TORONTO, ON – A research team at the Krembil Research Institute has discovered that a signaling pathway which controls blood vessel development in the brain has the ability to stop brain tumor formation in animal models of medulloblastoma, the most common malignant brain tumor diagnosed in children.
The findings, published in the journal eLife, are the first to show that blocking a signaling pathway called Norrin/Frizzled4 (Fzd4) drives changes in the support structures that surround pre-cancer cells and promotes medulloblastoma development in subjects that are genetically susceptible to the disease.
“Our study brings a new dimension to our understanding of Medulloblastoma,” says Dr. Valerie Wallace, principal investigator of the study, Norrin/Frizzled4 Signaling in the Preneoplastic Niche Blocks Medulloblastoma Initiation, and co-Director of the Donald K. Johnson Eye Institute. “It adds another component to understanding tumour initiation, which is a longstanding question in the field.”
Her team’s new research found that blocking the Norrin/Fzd4 signal created more opportunities to form pre-cancerous growths and speed up tumour initiation. This work also suggests that an activated pathway may therefore block tumour formation.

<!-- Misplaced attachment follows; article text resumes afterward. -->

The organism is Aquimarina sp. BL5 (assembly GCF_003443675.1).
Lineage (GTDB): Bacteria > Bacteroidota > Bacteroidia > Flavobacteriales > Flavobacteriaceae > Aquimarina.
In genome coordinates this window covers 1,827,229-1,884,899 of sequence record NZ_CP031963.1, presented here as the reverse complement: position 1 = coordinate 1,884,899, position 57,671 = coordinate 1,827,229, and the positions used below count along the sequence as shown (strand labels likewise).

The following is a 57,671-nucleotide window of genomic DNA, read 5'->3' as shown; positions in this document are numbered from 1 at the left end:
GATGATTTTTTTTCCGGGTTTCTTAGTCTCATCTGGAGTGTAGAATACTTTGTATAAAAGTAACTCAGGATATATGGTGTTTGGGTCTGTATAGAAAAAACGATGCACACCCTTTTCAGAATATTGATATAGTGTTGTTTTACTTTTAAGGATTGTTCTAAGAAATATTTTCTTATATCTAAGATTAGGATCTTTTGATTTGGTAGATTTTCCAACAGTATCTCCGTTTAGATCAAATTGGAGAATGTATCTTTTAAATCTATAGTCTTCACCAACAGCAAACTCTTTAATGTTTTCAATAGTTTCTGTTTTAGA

The research, which was carried out in large part by Dr. Erin Bassett and Mr. Nicholas Tokarew, was initiated at the Ottawa Hospital Research Institute and continued at the Krembil Research Institute after Dr. Wallace relocated to Toronto. The discovery came from replication of a human condition called Gorlin Syndrome in lab experiments. People with Gorlin Syndrome have one copy of a tumour-suppressing gene instead of two, which makes them susceptible to medulloblastoma.
“While there is some treatment success for medulloblastoma, it is not perfect,” says Dr. Wallace. “Our research reveals new observations that down the road might change what happens in the clinic.”
The team’s next step will be to investigate how the blood vessels impacted by Norrin/Fzd4 signaling communicate with pre-cancerous cells to make them more likely to become malignant.
“We don’t think that is due to a passive supply of nutrients from the vessels,” Dr. Wallace explains. “The vessels play a role in the development of this cancer and we want to understand what that role is.”
This research was funded by the Canadian Cancer Society and the Cancer Research Society.